Ms Pillay stated that Bill sought to marginalise ICASA by stripping away its powers and reducing it to an implementation agency while further empowering the Minister. The purpose of the separation of powers was to create markets that were impervious to political tides. A separate and independent regulator would enhance government’s accountability. Such independence increased neutrality and insulation from political or operational pressures. This perception of independence was particularly important where government retained ownership of the PTO (Telecommunications Regulation Handbook, Overview of Telecommunications Regulation, Module 1, Page 6). The Bill proposed relocating ICASA’s function in respect of spectrum to the Minister. SACF was of the view that that deviated from international best practice and the rationale for the departure from the current provisions was unclear.
The Bill proposed that the Minister had to develop a Frequency Band Plan instead of issuing guidelines to ICASA. SACF was of the view that the Minister’s powers ought to be limited to issuing guidelines to the Authority rather than making determinations and, thereby, removing regulatory autonomy.
SACF was concerned about the level of detail on SADC roaming contained in the Bill. It was essential to recognize that the jurisdiction of the Bill was limited to services within the Republic. SADC roaming partners fell outside of South Africa’s jurisdiction. The regulator would have to enter into bilateral agreements with all of the SADC National Regulatory Authorities in order to enforce reciprocity principles.
Despite, electronic communications operators having contributed more than R3 billion to the Universal Access and Services Fund (USAF), those funds had not been used to promote universal access and service to electronic communications services and to reduce the cost to communicate. SACF proposed that the amendment to compel ICASA to carry out universal access and service obligations should not be adopted because it would add to the input costs of services. Instead, the current provisions of the ECA had to be retained where ICASA could use its discretion in developing regulations on universal access and service. SACF suggested that the funds in the USAF be used to promote universal access and service; or that licensees rollout services in accordance with guidance from ICASA.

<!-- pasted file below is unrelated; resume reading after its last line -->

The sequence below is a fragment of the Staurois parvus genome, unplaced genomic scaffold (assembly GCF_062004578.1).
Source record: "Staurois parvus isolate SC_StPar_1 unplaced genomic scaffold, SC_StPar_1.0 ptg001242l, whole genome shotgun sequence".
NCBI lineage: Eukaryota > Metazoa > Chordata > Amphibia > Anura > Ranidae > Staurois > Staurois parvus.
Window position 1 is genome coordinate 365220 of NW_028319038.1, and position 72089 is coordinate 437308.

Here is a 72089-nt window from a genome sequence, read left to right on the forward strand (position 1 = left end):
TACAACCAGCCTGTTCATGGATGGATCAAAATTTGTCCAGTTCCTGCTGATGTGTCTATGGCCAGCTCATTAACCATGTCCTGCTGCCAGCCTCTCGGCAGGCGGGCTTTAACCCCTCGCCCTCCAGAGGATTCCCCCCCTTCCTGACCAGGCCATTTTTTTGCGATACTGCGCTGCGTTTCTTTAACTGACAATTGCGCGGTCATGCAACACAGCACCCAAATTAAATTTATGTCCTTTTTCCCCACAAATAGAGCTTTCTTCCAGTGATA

Ms Pillay said that the Bill sought to avoid the duplication of electronic communications infrastructure. However, infrastructure duplication and infrastructure competition would promote differentiation. Service-based competition on a limited number of networks did not alone promote competition. Further, the Bill seemed to assume that there was a need to establish a new framework for a wireless open access network. SACF was of the view that the current ECA already provided for a wireless network through the Electronic Communications Network Service (ECNS) licence category, as an ECNS sold capacity to Electronic Communication Service (ECS) licensees. There should be clarity on the whether it was envisaged that there would be more than one WOAN.
The Chairperson thanked Ms Pillay and asked Members to make comments or seek clarification.
Ms Shinn asked about issues that were covered in the White Paper and which SACF believed should have been included in the Bill. She asked SACF believed ICASA should be given to implement the objectives of the White Paper and the Bill. Were there members of the SACF who had licences that they could not use because they did not have spectrum?
Ms Tsotetsi asked if SACF thought that the spectrum licensing process was fair and if it achieved the transformation agenda.
The Chairperson asked if ICASA Councillors and the B-BBEE ICT Sector Council had questions.
Mr Tlhoaele said he had none.
Mr Wiltz said the Department had to go through a difficult process of determining what should be included in the Bill from the White Paper. The White Paper was only a government policy and not enforceable. As such, if the White Paper stated that ICASA must do certain things, it did mean that everything should be done. The Department had to identify the critical enablers and include those in the Bill. He added that it was a mistake to include too much in the Bill, but the consideration was a balancing act. He added that the White Paper prescribed more roles for ICASA, but some roles had been excluded.